CME CEO Rebecca Tomkinson said with A$148.8-billion of projects underway or in the pipeline, Western Australia’s mining and resources sector would continue to play a major role in securing and growing the state’s economic future. 

“In handing down their respective Budgets this week, the state and federal governments have both highlighted the strong performance of Western Australia’s mining and resources sector and the associated royalties that have flowed back into the economy,” she said. 

“The Budget makes it clear that this significant contribution of our sector has helped the Western Australian government fund a record A$39-billion of investment in education, healthcare, transport and government services over the next four years.” 

Iron-ore royalty income is forecast to account for 83% of total royalty income in 2022/23, and to average around 75% of total royalty income from 2023/24 onwards. In 2023/24, royalty income from commodities, excluding iron-ore, is projected to rise by a further A$136-million, with gold royalties rising by a further A$75-million, lithium royalties by A$18-million and nickel royalties by A$20-million, thanks to a growing demand for electric vehicles. 

The CME welcomed the A$2.8-billion investment in this year’s Budget for energy storage, wind power generation and transmission network upgrades on the state’s main electricity grid. 

“Investment in the decarbonisation and augmentation of our electricity networks is a key component of industry’s delivery against net zero commitments and will support growth in hydrogen and critical minerals,” Tomkinson said.

The Association of Mining and Exploration Companies (Amec) said on Thursday that the record royalties from the resources sector had enabled the state government to provide much-needed support for cost-of-living measures, as well as major investments in health, education, housing and decarbonisation.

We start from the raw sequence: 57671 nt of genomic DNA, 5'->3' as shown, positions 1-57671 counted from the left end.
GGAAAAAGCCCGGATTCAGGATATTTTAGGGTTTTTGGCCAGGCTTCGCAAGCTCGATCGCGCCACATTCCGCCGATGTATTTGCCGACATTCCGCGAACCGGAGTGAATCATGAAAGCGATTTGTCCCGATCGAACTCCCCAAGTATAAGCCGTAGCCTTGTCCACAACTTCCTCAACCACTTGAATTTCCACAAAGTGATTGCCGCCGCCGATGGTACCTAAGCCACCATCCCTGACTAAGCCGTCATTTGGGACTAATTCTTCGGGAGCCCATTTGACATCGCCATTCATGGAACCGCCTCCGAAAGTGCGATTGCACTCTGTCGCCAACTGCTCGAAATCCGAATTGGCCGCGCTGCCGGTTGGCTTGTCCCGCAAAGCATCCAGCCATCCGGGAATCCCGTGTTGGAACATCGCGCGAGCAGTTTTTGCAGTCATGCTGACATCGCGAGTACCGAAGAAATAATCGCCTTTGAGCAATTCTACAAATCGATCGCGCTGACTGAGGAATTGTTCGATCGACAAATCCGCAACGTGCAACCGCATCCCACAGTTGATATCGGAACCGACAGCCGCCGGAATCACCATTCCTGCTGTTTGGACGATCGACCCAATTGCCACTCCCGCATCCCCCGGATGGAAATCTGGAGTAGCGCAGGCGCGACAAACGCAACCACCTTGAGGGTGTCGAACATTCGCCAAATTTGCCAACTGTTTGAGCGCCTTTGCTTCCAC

“To continue this success, Western Australia needs to re-invest in growing our resources sector, and supporting emerging industries that will diversify our economy and drive future growth,” said Amec CEO Warren Pearce.

“And while the state continues to make investments to support economic diversification, most of these funds are focused on infrastructure delivery. The federal Budget on Tuesday failed to deliver major support for critical minerals and value-adding opportunities, and the Western Australian Budget also offers little additional support,” Pearce said.

“Western Australia needs a more focused approach to diversifying our economy, and one that leverages off the strength of the mining industry, with investment in downstream processing to realise greater value from our resources here at home.

“In an increasingly competitive international environment, Western Australia needs to do more to incentivise international investment.”

Pearce said that the federal and state Budgets were Australia and Western Australia’s first chance to respond to global efforts to steer investment capital in the critical minerals value chain away from Australia.

“Both Budgets have missed this opportunity to signal to the world that we are prepared to fight for these investments, the high-paid, high-skilled jobs and the long-term economic benefits they offer.

“There is still time, and our industry will be looking for both the state and federal governments to back us in as we pursue these opportunities.

“For the broader state’s mining and exploration industry, practical and meaningful support comes down to some basic factors: ensuring timely approvals and reducing regulatory and cost burden. Delivering on promised streamlining and reducing costs of doing business when industry is buffeted by high inflation is critically important,” Pearce said.

Edited by Creamer Media Reporter